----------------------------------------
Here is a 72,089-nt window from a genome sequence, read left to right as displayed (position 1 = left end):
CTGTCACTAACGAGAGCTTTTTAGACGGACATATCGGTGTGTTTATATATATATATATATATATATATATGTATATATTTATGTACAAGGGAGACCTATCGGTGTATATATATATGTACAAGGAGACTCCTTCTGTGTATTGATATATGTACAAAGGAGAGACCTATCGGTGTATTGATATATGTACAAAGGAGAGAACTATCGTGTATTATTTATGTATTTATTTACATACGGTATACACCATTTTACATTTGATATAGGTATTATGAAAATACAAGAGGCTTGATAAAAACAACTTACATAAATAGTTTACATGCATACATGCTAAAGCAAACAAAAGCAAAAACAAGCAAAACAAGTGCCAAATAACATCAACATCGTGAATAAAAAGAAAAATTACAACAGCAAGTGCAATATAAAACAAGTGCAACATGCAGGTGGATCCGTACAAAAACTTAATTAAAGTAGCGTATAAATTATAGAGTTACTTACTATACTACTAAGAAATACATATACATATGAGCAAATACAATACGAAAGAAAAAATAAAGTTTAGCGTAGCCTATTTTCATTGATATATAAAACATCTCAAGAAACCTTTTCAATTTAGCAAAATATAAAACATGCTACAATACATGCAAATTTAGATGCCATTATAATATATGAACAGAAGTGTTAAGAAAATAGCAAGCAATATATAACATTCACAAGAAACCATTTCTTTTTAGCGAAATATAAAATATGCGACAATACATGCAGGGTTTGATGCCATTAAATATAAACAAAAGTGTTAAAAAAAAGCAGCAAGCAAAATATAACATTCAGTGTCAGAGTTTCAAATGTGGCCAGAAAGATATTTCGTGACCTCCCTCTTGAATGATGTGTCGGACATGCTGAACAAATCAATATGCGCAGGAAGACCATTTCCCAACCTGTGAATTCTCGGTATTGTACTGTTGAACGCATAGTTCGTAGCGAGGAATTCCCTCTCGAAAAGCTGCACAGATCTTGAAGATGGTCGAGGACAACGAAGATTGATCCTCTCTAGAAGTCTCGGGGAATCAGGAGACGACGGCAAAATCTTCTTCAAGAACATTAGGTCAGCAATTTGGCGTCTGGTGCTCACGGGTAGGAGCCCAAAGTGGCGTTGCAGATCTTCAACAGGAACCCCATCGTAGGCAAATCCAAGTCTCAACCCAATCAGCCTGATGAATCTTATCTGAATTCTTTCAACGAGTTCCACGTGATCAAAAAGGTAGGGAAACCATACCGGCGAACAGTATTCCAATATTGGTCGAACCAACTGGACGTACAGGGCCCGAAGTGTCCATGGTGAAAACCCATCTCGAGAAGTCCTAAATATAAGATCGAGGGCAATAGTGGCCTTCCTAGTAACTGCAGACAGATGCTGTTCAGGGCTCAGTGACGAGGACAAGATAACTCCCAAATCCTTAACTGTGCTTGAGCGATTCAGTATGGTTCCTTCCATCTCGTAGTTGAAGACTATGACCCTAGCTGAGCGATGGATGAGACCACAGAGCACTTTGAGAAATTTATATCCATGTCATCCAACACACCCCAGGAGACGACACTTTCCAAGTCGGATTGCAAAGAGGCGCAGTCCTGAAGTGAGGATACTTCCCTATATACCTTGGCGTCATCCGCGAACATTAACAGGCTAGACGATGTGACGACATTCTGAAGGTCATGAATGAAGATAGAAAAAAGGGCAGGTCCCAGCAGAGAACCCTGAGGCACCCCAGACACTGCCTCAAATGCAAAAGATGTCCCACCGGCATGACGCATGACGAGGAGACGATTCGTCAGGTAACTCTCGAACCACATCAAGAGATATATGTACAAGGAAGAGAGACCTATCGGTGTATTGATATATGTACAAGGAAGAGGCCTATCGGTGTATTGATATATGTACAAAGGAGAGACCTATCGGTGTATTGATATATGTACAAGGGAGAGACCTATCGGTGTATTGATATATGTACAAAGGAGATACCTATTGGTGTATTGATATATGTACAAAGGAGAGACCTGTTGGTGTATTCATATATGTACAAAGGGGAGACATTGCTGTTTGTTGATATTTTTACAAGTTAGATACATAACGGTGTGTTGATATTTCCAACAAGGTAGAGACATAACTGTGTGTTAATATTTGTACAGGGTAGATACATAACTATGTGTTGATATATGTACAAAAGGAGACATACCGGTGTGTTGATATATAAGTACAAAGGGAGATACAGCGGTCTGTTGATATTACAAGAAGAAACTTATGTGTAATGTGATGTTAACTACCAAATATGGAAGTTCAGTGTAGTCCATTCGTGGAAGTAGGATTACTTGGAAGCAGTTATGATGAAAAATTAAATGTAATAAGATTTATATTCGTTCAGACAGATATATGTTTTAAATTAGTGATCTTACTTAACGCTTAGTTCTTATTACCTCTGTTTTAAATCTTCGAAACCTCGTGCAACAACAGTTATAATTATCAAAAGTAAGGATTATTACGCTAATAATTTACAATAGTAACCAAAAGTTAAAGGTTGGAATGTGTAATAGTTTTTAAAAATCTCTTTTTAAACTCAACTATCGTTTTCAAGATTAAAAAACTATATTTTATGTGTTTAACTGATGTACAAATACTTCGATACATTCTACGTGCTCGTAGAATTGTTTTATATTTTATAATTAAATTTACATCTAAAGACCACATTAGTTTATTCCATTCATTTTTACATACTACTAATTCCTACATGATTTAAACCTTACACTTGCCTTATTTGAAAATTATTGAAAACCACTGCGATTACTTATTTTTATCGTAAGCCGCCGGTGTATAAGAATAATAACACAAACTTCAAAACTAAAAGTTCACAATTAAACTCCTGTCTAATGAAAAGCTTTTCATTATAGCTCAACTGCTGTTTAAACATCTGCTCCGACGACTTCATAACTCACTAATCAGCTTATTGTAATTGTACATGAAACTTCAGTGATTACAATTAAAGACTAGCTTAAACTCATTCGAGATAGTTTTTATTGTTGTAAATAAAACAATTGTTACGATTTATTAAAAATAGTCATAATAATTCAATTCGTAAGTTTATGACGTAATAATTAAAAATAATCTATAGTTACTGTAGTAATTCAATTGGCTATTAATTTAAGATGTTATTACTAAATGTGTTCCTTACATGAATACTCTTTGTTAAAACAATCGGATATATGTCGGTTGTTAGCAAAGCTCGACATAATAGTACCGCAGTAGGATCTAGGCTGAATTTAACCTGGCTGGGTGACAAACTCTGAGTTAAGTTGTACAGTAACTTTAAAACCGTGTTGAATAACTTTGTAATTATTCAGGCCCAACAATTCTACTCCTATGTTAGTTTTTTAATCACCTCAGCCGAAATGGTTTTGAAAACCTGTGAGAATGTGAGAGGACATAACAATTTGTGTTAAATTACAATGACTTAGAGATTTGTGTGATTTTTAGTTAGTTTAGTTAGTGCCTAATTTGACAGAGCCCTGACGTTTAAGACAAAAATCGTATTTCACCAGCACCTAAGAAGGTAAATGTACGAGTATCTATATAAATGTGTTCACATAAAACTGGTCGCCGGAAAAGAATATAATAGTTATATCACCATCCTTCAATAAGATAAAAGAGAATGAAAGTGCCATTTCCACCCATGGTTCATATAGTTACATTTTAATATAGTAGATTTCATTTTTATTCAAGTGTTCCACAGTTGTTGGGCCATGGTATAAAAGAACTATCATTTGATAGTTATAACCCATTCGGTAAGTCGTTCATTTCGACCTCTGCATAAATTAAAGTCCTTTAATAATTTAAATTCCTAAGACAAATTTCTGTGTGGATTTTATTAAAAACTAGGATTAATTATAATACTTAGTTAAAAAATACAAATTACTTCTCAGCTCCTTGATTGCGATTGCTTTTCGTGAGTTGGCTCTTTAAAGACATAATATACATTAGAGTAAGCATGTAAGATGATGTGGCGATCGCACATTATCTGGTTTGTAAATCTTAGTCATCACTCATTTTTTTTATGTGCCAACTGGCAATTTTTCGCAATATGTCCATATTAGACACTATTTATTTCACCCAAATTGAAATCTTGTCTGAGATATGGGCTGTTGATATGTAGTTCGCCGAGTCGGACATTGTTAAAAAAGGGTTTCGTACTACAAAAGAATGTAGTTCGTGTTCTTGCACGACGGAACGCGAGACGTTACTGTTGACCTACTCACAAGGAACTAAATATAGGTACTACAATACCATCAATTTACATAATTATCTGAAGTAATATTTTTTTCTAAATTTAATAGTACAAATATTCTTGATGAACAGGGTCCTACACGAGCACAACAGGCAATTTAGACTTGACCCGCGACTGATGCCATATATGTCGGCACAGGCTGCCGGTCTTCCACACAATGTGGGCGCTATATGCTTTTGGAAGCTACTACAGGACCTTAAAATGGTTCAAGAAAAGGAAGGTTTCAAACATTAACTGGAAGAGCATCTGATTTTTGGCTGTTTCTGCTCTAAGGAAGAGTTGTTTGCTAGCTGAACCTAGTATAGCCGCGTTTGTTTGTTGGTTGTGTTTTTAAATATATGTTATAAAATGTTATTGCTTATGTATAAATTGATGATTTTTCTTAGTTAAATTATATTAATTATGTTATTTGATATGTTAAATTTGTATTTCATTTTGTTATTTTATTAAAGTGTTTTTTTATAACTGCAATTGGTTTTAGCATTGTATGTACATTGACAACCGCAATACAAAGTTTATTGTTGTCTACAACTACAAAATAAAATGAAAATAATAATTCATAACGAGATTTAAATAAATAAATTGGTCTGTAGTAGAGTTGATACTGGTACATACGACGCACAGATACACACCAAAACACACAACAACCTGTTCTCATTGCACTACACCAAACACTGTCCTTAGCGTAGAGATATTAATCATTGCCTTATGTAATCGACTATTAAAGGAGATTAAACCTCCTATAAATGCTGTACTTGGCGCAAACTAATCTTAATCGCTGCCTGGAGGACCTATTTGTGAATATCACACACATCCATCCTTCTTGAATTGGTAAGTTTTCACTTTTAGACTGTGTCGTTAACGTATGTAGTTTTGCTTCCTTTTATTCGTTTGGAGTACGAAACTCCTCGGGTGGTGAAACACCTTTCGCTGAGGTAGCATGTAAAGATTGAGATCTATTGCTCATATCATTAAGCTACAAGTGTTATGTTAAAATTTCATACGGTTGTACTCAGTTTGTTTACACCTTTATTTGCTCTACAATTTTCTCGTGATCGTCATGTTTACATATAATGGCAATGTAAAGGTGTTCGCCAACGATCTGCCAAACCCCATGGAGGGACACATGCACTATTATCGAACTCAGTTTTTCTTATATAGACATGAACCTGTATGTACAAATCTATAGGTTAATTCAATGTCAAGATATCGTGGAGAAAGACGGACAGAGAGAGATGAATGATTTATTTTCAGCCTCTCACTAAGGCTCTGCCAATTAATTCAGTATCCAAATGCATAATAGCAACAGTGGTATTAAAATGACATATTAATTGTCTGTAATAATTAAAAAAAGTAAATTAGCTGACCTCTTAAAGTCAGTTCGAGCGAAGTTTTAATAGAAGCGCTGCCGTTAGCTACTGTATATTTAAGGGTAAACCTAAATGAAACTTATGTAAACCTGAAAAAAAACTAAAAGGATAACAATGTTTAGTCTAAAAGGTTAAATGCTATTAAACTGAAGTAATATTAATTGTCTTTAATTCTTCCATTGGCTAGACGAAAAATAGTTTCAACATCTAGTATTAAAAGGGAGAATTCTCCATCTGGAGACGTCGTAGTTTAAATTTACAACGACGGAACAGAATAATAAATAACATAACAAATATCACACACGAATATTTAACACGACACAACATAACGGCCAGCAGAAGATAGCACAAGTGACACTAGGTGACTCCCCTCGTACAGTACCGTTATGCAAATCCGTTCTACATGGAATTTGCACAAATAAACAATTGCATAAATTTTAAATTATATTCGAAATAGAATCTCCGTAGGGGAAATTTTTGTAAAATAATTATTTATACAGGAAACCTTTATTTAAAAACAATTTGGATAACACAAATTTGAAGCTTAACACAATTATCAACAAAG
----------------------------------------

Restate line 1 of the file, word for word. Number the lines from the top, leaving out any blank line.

Here is a 72,089-nt window from a genome sequence, read left to right as displayed (position 1 = left end):